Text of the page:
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to be clear, I think that Allegion's position is the right one, namely the coating "is not proven to be effective against viruses."

however this re-statement in the article:

...this door hardware's antimicrobial coatings are not effective against viruses.

is a significant leap from Allegion's, and makes the same mistake as Anixter's by assuming we know whether or not silver ions actually are or are not effective against viruses. which, imo, we do not.

moreover, although I could not find a COVID-19 particular study, there are numerous studies available at the NIH which do show an antiviral efficacy of silver, for instance:

Synthesis and Application of Silver Nanoparticles (Ag NPs) for the Prevention of Infection in Healthcare Workers

Studies on the antiviral action of Ag NPs are far behind those targeting microbicidal properties, and the mechanism of antiviral action is still not well understood. A viral infection is established when the nucleic acids of the virus are introduced into the host cell and then replicated. Ag NPs possibly act on the surface of the virus and physically inhibit the contact with host cells. Previous studies have demonstrated that the size of the Ag NPs is essential for the manifestation of antiviral effects, similar to the observations in bacteria.

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These coatings are not new, and brass doorknobs have been used for centuries. At no time have these antimicrobial/self disinfection claims been extended to viruses.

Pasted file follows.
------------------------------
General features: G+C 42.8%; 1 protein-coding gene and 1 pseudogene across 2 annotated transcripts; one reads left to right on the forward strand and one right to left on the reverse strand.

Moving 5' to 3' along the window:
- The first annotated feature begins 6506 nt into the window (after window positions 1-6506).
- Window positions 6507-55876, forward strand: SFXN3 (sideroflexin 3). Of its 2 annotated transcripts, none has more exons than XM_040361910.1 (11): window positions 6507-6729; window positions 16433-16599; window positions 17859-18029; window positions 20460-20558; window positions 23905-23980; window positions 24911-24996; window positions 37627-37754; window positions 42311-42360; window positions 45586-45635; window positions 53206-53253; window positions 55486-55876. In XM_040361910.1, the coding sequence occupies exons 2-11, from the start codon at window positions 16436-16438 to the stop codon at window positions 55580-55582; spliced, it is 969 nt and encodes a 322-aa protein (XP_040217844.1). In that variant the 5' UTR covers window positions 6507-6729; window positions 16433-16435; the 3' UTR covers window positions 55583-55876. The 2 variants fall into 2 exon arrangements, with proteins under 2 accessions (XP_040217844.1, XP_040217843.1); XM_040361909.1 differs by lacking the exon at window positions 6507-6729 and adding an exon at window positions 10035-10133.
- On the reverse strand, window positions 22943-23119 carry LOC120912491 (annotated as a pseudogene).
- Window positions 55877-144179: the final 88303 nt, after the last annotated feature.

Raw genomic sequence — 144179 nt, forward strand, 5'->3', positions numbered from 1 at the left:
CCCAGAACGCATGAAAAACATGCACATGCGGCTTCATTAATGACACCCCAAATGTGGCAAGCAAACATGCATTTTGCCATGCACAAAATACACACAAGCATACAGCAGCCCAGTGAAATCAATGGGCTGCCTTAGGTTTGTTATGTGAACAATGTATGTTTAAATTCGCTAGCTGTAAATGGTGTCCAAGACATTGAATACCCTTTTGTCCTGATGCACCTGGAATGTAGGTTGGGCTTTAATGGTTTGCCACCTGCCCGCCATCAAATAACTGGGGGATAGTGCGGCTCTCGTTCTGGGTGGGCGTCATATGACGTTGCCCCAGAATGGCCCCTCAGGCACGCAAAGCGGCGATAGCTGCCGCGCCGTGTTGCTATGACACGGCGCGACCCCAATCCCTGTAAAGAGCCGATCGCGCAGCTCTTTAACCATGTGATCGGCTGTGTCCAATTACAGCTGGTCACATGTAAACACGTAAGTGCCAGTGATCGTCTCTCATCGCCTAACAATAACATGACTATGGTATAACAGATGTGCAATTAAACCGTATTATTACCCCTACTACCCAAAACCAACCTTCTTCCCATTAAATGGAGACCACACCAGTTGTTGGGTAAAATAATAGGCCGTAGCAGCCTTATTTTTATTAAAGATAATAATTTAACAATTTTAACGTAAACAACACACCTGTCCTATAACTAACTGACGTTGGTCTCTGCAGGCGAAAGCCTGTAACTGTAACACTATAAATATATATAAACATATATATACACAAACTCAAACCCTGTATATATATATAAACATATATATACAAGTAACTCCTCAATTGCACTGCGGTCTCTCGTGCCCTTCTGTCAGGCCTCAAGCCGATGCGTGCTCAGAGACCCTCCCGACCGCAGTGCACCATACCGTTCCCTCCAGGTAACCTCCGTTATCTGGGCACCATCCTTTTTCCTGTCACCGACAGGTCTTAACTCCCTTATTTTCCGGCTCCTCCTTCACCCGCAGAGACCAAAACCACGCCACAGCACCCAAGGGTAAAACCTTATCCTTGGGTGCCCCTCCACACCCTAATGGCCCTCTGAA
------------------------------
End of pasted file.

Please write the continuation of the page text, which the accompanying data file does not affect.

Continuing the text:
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These coatings are not new, and brass doorknobs have been used for centuries. At no time have these antimicrobial/self disinfection claims been extended to viruses.

are you referring to commercial claims? the last sentence i posted was literally

Previous studies have demonstrated that the size of the Ag NPs is essential for the manifestation of antiviral effects, similar to the observations in bacteria.

as for brass, you may be interested in this article, also from the NIH.

the remedy is not difficult:

...this door hardware's antimicrobial coatings are not effective against viruses.

should be changed to

this door hardware's antimicrobial coatings are not proven effective against viruses.

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So people should not use the door for ~40 - 120 minutes after the last person touches it (depending on the alloy of the handle) to avoid being infected?